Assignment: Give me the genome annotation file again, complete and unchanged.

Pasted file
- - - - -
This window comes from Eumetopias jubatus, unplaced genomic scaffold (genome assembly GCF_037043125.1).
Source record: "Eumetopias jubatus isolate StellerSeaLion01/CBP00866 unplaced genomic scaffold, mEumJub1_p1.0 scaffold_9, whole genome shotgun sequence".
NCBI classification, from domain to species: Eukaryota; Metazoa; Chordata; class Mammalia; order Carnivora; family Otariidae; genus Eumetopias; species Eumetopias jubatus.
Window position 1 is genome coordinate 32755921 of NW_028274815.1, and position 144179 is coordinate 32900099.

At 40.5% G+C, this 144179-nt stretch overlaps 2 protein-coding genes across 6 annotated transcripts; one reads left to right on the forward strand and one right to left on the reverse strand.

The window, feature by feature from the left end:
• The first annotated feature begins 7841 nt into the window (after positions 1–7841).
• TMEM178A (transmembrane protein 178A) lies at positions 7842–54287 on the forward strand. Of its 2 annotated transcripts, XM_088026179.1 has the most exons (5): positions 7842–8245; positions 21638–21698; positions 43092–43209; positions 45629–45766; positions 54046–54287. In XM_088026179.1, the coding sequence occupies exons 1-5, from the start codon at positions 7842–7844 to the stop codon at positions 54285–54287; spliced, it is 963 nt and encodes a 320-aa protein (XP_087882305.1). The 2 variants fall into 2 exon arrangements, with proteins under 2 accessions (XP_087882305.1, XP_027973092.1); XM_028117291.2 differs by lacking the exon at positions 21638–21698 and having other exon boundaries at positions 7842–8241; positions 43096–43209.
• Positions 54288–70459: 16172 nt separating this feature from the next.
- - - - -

This window comes from Eumetopias jubatus, unplaced genomic scaffold (genome assembly GCF_037043125.1).
Source record: "Eumetopias jubatus isolate StellerSeaLion01/CBP00866 unplaced genomic scaffold, mEumJub1_p1.0 scaffold_9, whole genome shotgun sequence".
NCBI classification, from domain to species: Eukaryota; Metazoa; Chordata; class Mammalia; order Carnivora; family Otariidae; genus Eumetopias; species Eumetopias jubatus.
Window position 1 is genome coordinate 32755921 of NW_028274815.1, and position 144179 is coordinate 32900099.

At 40.5% G+C, this 144179-nt stretch overlaps 2 protein-coding genes across 6 annotated transcripts; one reads left to right on the forward strand and one right to left on the reverse strand.

The window, feature by feature from the left end:
• The first annotated feature begins 7841 nt into the window (after positions 1–7841).
• TMEM178A (transmembrane protein 178A) lies at positions 7842–54287 on the forward strand. Of its 2 annotated transcripts, XM_088026179.1 has the most exons (5): positions 7842–8245; positions 21638–21698; positions 43092–43209; positions 45629–45766; positions 54046–54287. In XM_088026179.1, the coding sequence occupies exons 1-5, from the start codon at positions 7842–7844 to the stop codon at positions 54285–54287; spliced, it is 963 nt and encodes a 320-aa protein (XP_087882305.1). The 2 variants fall into 2 exon arrangements, with proteins under 2 accessions (XP_087882305.1, XP_027973092.1); XM_028117291.2 differs by lacking the exon at positions 21638–21698 and having other exon boundaries at positions 7842–8241; positions 43096–43209.
• Positions 54288–70459: 16172 nt separating this feature from the next.